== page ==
MedicalResearch.com Interview with
Dr. Ashton A. Connor, MD
PanCuRx Translational Research Initiative,
Ontario Institute for Cancer Research
Dr. Steven Gallinger MD, MSC
Division of General Surgery
Toronto General Hospital
MedicalResearch.com: What is the background for this study? What are the main findings?
Response: The etiology of pancreatic ductal adenocarcinoma (i.e. “pancreatic cancer”) and the relationship between the tumour and its characteristic dense, encroaching stroma are still poorly understood.
Using whole genome sequencing in two large cohorts, we show that there are four fundamental mutational processes that give rise to pancreatic cancer.
With expression data, we also show that the interaction between the tumour and the surrounding stroma varies with the type of mutational process found in the tumour. Specifically, tumours with defective DNA repair, either homologous recombination or mismatch repair deficiency, elicited strong anti-tumour immune responses, likely due to the relatively high numbers of neoantigens in these tumours.
Individually, these concepts have been studied in other cancer types, but we are first to apply either of these to pancreatic cancer, and we also the first to integrate these two aspects of cancer biology for any tumour, to our knowledge.
MedicalResearch.com: What should readers take away from your report?
Response: Our results will hopefully be of interest to both the scientific and clinical communities.
Most of all, I hope that the scientific community is interested in the heterogeneity of the tumour-stroma interaction, which merits further study. There are certainly additional tumoural and stromal factors that impact on this relationship, which may be exploitable in rational drug trials.
The clinical community should note most of all that one of our pancreatic cancer cases with Lynch syndrome had a good response to immunotherapy, as we predicted from our pre-treatment sequencing data. Immunotherapy has been tried in small numbers of pancreatic cancer patients without biomarker guidance and without encouraging results. This study should demonstrate that in carefully selected patients, which we estimate at ~10% of all pancreas cancers, there is the potential for effective immunotherapy. That obviously depends on other factors beyond the tumour-stroma interaction, and further translational research will advance this field.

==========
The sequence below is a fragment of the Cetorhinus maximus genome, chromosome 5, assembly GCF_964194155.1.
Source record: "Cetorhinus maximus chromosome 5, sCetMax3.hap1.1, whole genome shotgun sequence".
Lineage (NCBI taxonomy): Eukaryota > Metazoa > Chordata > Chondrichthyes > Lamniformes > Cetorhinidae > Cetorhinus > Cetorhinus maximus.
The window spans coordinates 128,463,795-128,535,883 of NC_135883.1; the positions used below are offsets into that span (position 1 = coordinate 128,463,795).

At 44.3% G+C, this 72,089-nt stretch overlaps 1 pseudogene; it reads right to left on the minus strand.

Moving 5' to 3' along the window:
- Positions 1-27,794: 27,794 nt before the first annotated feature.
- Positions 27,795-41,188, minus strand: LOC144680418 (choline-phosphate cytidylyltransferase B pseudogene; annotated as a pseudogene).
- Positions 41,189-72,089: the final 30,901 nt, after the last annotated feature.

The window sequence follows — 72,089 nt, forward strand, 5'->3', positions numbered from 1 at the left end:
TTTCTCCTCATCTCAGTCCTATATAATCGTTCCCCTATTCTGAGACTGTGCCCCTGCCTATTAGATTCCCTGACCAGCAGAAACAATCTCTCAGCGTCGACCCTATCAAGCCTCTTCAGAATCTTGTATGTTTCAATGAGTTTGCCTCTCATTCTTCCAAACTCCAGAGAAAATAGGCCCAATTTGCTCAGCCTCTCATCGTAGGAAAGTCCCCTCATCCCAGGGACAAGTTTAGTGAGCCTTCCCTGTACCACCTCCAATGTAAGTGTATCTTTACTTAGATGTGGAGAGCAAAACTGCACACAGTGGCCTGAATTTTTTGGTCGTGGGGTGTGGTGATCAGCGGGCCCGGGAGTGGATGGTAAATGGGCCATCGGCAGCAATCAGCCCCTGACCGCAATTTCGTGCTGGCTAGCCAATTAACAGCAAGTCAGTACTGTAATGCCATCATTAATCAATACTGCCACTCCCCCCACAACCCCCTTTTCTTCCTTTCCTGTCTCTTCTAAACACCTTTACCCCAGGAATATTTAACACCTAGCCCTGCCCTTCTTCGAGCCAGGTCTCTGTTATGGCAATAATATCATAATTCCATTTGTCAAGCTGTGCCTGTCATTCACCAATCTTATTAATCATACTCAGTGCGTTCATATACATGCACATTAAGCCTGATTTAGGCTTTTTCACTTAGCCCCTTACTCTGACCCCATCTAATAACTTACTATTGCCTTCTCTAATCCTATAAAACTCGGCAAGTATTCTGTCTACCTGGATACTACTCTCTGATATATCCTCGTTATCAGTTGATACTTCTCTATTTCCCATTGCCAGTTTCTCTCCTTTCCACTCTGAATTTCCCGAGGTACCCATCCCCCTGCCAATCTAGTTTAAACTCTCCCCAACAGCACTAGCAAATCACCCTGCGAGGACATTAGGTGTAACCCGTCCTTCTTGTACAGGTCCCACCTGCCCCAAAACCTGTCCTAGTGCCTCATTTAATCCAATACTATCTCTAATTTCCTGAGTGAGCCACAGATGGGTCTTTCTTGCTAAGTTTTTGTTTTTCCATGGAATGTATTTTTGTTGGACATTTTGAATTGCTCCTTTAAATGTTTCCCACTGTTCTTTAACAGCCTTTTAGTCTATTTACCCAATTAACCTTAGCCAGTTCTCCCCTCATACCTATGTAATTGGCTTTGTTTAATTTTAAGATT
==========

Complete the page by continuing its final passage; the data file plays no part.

MedicalResearch.com: What recommendations do you have for future research as a result of this study?
Response: There are many avenues for future research based on this study.
Clinically, the most obvious is whether tumour sequencing can identify biomarkers that can potentially impact patient care in real time. We’ve started a clinical trial for patients with metastatic pancreatic cancer at the Princess Margaret Cancer Centre. We are performing whole genome and transcriptome sequencing of biopsies taken at the time of diagnosis, and returning the analyzed data to the treating oncologists within 8 weeks, in time to inform second-line therapies. Much of the interpretation of that data is driven by our findings in this paper on resected disease.
Translationally, we need readily accessible tests to stratify tumours in to the mutational groups identified in this study. We showed that mismatch repair immunohistochemistry accurately identifies the pancreatic cancers with microsatellite instability. However, our study and others have suggested that homologous recombination deficiency is also an important biomarker in selecting systemic therapies, and there is currently no comparable test for this which can be applied to patient samples. A straightforward assay for homologous recombination deficiency would be real received by clinical labs.
Scientifically, even though we know the mutational processes giving rise to pancreatic cancer, we still do not know the specific genes or pathways responsible for many of those processes. There is much more work to be done on that front.
MedicalResearch.com: Is there anything else you would like to add?
Response: I must strongly emphasize that this project could not have been completed without large, collaborative, multi-disciplinary consortia that agreed at their outset to openly share their data.
As Bertrand Russell noted, the pace of science slows as the time required to make a discovery lengthens. It is no longer possible for scientists and clinicians to advance cancer research and oncology care in silos. This study should hopefully stand out as a good example of what can be accomplished with transparent collegiality. This should encourage other groups, particularly clinical trials, to make their data freely available to the greater scientific community.
MedicalResearch.com: Thank you for your contribution to the MedicalResearch.com community.
Connor AA, Denroche RE, Jang GH, Timms L, Kalimuthu SN, Selander I, McPherson T, Wilson GW, Chan-Seng-Yue MA, Borozan I, Ferretti V, Grant RC, Lungu IM, Costello E, Greenhalf W, Palmer D, Ghaneh P, Neoptolemos JP, Buchler M, Petersen G, Thayer S, Hollingsworth MA, Sherker A, Durocher D, Dhani N, Hedley D, Serra S, Pollett A, Roehrl MHA, Bavi P, Bartlett JMS, Cleary S, Wilson JM, Alexandrov LB, Moore M, Wouters BG, McPherson JD, Notta F, Stein LD, Gallinger S. Association of Distinct Mutational Signatures With Correlates of Increased Immune Activity in Pancreatic Ductal Adenocarcinoma. JAMA Oncol. Published online October 20, 2016. doi:10.1001/jamaoncol.2016.3916
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